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App-Makers Seek K Street Assistance

It took Calgary Scientific Inc. only two months to win Canadian government approval for a new mobile application that allows doctors to analyze MRIs and other complex medical images on an iPad from anywhere in the world.

But when the same product came up for a review in the U.S., regulators focused on the obstacles to viewing such images on a mobile screen. Two years passed before the company got the green light.

Such experiences are persuading Calgary Scientific and other mostly small app developers to turn to K Street for help with product reviews, as well as debates over spectrum allocation, privacy legislation and electronic payments.

Well-established technology trade groups have long handled such work. But with revenue from smartphone and tablet apps expected to reach $38 billion by 2015, according to Forrester Research, mobile-app-makers are increasingly convinced they need a cadre of lobbyists fully devoted to their fast-growing market.

“It’s actually kind of scary [to see] some of the policies that are being pushed in Washington,” said Ahmed Siddiqui, the founder of Go Go Mongo, a nutrition-
focused app for preschoolers that has been downloaded more than 35,000 times since hitting the market just more than a year ago. “We need people that understand apps lobbying for us.”

Backing the app-makers are venture capitalists and operators of platforms on which the apps operate, including Google Inc., Microsoft Corp. and Apple Inc. Microsoft pumped at least $1 million last year into the Association for Competitive Technology, an app-focused trade association.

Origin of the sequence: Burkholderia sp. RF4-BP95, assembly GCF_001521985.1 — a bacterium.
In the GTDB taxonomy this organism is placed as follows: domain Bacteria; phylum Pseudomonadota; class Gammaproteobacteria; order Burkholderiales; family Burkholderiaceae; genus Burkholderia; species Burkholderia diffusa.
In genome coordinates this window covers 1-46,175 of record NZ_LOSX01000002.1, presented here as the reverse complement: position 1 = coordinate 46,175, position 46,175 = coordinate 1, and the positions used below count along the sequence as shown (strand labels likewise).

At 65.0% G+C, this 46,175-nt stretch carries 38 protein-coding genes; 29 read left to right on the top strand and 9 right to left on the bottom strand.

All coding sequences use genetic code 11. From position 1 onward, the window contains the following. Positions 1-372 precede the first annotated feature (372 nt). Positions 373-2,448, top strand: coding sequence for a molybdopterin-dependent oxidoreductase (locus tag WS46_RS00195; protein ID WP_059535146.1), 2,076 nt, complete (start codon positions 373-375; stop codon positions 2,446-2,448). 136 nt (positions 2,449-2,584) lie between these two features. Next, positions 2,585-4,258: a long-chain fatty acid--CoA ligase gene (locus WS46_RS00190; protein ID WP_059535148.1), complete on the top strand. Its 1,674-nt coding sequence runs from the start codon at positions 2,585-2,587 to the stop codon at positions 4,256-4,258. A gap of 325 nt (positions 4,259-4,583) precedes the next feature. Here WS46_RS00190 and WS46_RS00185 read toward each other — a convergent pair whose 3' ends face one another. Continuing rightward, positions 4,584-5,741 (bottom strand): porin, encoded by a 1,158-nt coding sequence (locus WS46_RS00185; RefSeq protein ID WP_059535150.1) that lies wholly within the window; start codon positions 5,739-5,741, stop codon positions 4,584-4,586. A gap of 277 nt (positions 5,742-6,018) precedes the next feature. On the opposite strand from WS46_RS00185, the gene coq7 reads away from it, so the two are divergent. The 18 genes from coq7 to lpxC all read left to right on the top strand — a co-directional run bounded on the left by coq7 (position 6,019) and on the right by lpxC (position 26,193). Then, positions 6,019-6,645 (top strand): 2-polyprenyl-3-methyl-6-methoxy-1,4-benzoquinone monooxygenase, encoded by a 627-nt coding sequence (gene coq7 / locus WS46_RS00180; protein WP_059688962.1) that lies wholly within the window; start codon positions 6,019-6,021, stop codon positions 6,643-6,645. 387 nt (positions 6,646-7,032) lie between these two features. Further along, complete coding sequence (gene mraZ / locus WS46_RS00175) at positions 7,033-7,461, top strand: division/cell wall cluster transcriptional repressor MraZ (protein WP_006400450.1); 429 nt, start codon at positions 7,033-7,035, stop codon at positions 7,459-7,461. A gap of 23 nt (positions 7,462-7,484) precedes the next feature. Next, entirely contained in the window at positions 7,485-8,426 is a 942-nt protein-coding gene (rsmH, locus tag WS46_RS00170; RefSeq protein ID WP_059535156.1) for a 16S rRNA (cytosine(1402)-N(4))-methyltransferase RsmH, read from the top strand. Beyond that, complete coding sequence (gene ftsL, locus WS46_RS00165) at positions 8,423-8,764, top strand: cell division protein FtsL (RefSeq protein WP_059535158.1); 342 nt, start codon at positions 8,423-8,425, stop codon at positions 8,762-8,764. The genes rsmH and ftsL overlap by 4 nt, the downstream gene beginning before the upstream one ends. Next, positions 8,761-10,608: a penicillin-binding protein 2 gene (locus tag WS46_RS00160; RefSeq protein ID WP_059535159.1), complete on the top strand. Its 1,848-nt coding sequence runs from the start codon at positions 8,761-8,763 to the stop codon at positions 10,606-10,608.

The introduction of Apple’s iPhone in 2007 has led to nearly 500,000 app-
related jobs in the U.S., according to a recent study by TechNet. The industry is pushing app-friendly policies that could spur further growth through ACT and the Application Developers Alliance, a 3-month-old trade association run by longtime technology industry lobbyist Jon Potter and backed by Google.

“We needed an association which primarily represents the mom-and-pop developers and the platforms who are competing for their time and attention,” said Tim Sparapani, a privacy expert who helped Facebook develop one of the Internet industry’s most robust Washington, D.C., presences. Sparapani joined the ADA as its top lobbyist last week, just days after the organization brought on seven lobbyists from Brownstein Hyatt Farber Schreck.

TechNet, one of several established technology trade groups in Washington, D.C., doesn’t view the activity as a threat.

“There is a huge demand for education of policymakers,” said John Horrigan, vice president for policy research at the organization. “It’s not so much competition from our perspective but more a natural outgrowth of evolving industry.”

ACT was founded by Mike Sax, who developed a landscape keyboard iPhone app that Apple later made standard. The group is flying about 40 application developers to Washington in May for meetings with lawmakers and federal agency officials.

The lobbying trip will be the second for Siddiqui. With a web of privacy proposals in the works on Capitol Hill, he is concerned that lawmakers trying to protect users will inadvertently prohibit companies like his from collecting data necessary to understand how consumers are using the app.

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